After its destruction by Luke in A New Hope, the Dark Side rebuilds the Death Star not once but twice, each time on an ever grander scale. In The Force Awakens, Starkiller Base is carved out of an entire planet. That is progress and improvement, just as the Russia’s late 1961 Tsar Bomba, the most powerful hydrogen bomb ever tested in the atmosphere, far outclassed World War II’s puny Fat Man and Little Boy.
Only the bad guys, who control the resources of an entire Galaxy, can fund and complete such vast projects. Big stuff like that is truly the province of big government. It requires planning, massive R&D spending, enormous logistics and manpower. In short, the kind of organizational and economic power that only a government can muster.
If you think about it for a minute, there is madness in committing the capital and the workforce to put together a Death Star three times in a row. And not only that, the Dark Side ratchets up after each defeat, going bigger and meaner. The Emperor first, and then Supreme Leader Snoke, believe that ever larger weapons are the key to victory.
Besides its enormous size, Starkiller Base’s most significant improvement appears to be its energy source. It draws its power from nearby stars, in effect running on renewable energy. It is a Death Star for our solar-powered times. Also, you will have noticed that very little Force, if any at all, is involved in its eventual annihilation. Only guile and moxie.
That detail is crucial. It drives home the point that the Dark Side is fundamentally incompetent and cannot handle its own creations. For all its technological and industrial prowess, the Dark Side fails to learn from its past mistakes. It is still at the mercy of its enemies’ ingenuity and determination. Incredible advances in weaponry are squandered by Evil’s unchecked hubris.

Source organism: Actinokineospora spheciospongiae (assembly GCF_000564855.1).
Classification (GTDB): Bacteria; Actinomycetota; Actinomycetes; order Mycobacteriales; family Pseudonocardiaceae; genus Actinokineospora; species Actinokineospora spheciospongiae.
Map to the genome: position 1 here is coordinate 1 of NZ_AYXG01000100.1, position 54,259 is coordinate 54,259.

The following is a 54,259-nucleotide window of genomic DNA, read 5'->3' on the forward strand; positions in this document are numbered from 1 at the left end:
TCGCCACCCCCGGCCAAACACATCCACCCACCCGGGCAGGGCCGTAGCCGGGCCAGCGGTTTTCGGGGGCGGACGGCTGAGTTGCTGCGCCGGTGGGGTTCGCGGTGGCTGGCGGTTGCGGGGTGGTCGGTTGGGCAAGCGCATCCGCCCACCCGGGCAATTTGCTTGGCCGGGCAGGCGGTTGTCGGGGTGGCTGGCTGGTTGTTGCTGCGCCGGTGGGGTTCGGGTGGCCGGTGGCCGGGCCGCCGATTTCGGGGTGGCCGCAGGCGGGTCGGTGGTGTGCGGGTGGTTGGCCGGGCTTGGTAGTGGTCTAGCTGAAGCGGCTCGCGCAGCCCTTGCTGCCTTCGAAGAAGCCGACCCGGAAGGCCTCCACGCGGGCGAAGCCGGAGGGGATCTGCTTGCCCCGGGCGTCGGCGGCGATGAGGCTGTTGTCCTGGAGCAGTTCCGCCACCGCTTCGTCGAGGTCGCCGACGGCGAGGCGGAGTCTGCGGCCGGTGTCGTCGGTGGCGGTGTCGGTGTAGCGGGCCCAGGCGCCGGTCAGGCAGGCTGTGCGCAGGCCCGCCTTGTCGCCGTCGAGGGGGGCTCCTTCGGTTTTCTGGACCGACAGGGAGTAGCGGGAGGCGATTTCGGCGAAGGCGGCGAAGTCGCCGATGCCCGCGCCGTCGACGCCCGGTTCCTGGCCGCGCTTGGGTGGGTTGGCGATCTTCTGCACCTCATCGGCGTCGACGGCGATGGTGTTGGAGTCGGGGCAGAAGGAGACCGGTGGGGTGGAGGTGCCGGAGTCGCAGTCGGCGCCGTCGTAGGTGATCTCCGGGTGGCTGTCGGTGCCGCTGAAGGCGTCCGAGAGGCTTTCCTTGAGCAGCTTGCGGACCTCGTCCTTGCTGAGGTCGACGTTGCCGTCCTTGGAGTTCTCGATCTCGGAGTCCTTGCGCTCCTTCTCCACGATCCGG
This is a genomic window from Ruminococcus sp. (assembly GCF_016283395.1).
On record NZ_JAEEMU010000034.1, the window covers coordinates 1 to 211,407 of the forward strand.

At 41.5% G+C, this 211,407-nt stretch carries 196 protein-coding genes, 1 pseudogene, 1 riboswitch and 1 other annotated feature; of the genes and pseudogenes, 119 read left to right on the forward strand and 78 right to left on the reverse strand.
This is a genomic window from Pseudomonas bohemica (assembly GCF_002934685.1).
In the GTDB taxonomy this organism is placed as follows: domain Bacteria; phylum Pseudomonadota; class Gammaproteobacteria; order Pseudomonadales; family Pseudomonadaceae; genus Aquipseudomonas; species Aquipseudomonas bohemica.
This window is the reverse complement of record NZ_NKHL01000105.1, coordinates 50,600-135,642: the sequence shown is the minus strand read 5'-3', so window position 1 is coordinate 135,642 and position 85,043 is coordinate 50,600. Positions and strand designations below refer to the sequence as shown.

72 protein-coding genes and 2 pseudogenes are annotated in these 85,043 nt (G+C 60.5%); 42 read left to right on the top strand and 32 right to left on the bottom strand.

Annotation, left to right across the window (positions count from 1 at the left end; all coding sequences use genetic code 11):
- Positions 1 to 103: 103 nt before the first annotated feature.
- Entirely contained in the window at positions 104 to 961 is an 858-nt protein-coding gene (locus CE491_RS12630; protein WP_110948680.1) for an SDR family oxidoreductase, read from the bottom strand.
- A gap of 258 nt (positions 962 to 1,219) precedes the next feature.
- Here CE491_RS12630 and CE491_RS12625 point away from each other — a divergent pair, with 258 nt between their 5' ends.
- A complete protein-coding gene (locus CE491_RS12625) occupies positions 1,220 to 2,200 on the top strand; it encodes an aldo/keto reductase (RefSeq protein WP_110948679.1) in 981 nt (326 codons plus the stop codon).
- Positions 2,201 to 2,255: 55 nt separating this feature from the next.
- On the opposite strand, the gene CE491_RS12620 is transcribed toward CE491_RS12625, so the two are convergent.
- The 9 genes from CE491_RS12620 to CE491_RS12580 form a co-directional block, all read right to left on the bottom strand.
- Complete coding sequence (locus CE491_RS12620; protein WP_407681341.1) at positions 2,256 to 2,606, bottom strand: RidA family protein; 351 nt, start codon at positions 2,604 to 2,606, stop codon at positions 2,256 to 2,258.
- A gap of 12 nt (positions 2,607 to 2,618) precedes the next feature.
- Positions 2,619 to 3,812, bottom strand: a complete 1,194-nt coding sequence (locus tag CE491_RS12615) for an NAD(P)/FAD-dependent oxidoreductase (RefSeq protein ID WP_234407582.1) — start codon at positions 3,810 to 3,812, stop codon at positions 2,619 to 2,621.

In sum, technology lets down both sides of the Force. On the light side, technology is frozen, shrouded in sorcery, a Jedi monopoly. The mystical incantation (“May the Force be with you”) does not hide the Light Side’s sclerotic use of weapons. On the Dark Side, technological progress turns out empty and useless, because the bad guys are blinded by power and self-confidence, and thus repeat the same strategic error over and over.
That is to say that in Star Wars, technology never works as it is supposed to. Unlike its real-world counterpart, it does not have an active, almost catalytic role in shaping society’s transformations. It does not change nor alter anything the way the A-bomb and nuclear power did (for instance).
The Force Awakens repeats Star Wars’ underlying message even more pointedly. Technological progress is an illusion, as even the forces of Evil cannot use it for their own nefarious ends. The Force, that shorthand for humanity’s uniqueness and transcendence, still rules (but barely).
This is a rather provocative position to maintain, especially in 2015, in the age of Google and the Internet. The continuing success of Star Wars invites us to question our reverence for technology. Maybe it is a sign of our yearning for those “more civilized times” when human relations were not determined by machines and computers. But those times, if they ever existed, were by all accounts brutish. And besides, technology is what made us human, when our distant African ancestors started to shape rocks into cutting tools. We have always been cyborgs.
In that sense, Star Wars fulfills our deep need for romance and legend. It allows us to dream collectively of our species’ childhood rather than of its actual history, our terrible mistakes as well as our triumphs.
Manu Saadia, the author of Trekonomics, hails from Paris, France. He lives in Los Angeles where he helps tech startups get off the ground. His first and only passion is the future.